The WNBA is back, which is good news for fantasy basketball fans. Daily fantasy sports platforms FanDuel and DraftKings continue to support the WNBA in 2021, while Sports.WS offers a more casual season-long fantasy basketball experience.
If you’re reading this article, chances are you’ve heard of or are playing WNBA fantasy basketball in some capacity. And if you’re looking for fantasy basketball advice, you’ve come to the right place.
Last season, we discussed which WNBA players were trendy fantasy basketball picks and which were losing fantasy value on a weekly basis. With fantasy basketball only growing in popularity, the analysis must continue. Which WNBA players are making the most of their early-season opportunities and which have been fantasy disappointments — and how are they going to perform moving forward?
We’ve got you covered. Welcome back to Swish Appeal’s “Three Up, Three Down” fantasy basketball round-up.
Marina Mabrey (Dallas Wings)
On a team full of first- and second-year players fighting for minutes, Mabrey has quickly asserted herself as the Wings’ best backcourt partner for Arike Ogunbowale. Through three games, she’s averaging 19.3 points on 52.4 percent shooting, adding 6 rebounds and 4.3 assists per game — numbers that not only blow her previous career-bests out of the water, but stack up against those of the WNBA’s top players as well.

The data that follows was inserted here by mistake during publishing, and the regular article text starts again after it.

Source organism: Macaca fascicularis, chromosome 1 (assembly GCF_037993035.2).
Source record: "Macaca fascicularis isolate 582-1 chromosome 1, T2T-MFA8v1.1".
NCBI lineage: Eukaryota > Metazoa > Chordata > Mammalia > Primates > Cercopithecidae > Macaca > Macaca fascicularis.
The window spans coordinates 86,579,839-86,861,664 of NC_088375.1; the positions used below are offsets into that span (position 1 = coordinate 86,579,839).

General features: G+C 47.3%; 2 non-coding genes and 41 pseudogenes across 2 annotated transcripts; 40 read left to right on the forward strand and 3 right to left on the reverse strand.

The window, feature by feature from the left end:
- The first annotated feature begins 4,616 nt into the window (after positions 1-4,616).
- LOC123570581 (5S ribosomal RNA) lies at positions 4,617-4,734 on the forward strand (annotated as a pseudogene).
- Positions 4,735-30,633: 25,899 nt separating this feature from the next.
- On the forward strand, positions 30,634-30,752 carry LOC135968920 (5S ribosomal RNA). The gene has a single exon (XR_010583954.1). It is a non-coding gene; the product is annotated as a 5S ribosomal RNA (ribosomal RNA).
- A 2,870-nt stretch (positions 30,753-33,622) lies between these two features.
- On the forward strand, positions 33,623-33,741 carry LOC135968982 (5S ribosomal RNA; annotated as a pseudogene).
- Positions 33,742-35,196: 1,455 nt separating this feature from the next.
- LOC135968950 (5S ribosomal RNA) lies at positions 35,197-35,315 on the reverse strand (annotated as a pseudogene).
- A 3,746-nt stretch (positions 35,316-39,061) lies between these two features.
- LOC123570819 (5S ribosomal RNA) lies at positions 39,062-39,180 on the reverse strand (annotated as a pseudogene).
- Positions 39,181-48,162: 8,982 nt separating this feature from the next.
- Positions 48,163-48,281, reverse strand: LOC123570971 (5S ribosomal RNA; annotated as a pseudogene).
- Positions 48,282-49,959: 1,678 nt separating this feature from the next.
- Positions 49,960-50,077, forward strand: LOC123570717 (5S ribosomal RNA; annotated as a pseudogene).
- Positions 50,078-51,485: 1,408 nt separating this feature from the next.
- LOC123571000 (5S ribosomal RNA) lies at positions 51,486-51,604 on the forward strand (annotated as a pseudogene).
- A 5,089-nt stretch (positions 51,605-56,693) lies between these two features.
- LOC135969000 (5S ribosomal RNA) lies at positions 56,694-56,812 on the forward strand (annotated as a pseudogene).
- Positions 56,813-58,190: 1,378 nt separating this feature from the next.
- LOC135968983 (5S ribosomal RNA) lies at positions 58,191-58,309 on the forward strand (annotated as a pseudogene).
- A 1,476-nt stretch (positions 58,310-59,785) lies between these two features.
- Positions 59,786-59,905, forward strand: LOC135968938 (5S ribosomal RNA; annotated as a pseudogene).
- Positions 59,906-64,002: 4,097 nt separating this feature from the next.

Outlook: The torrid shooting will regress a little bit and Mabrey certainly isn’t going to be rebounding like that for the entire season, either, but it’s important to look at the Wings’ backcourt situation when assessing her fantasy value. Vickie Johnson has a lot of decisions to make and her rotation thus far has been inconsistent; Mabrey, however, is one of the few Wings who seems to have her spot secured. Keep playing her.
Natisha Hiedeman (Connecticut Sun)
Hiedeman has jumped into the Sun’s starting lineup with Briann January injured, though it appears Curt Miller had bigger plans for her in 2021 regardless. She’s scored in double-figures in three games this season and racked up multiple steals in two games. Miller has seemed more comfortable playing her as a scoring guard than simply Jasmine Thomas’ backup, like she was previously. This new role, of course, has raised Hiedeman’s fantasy value tremendously.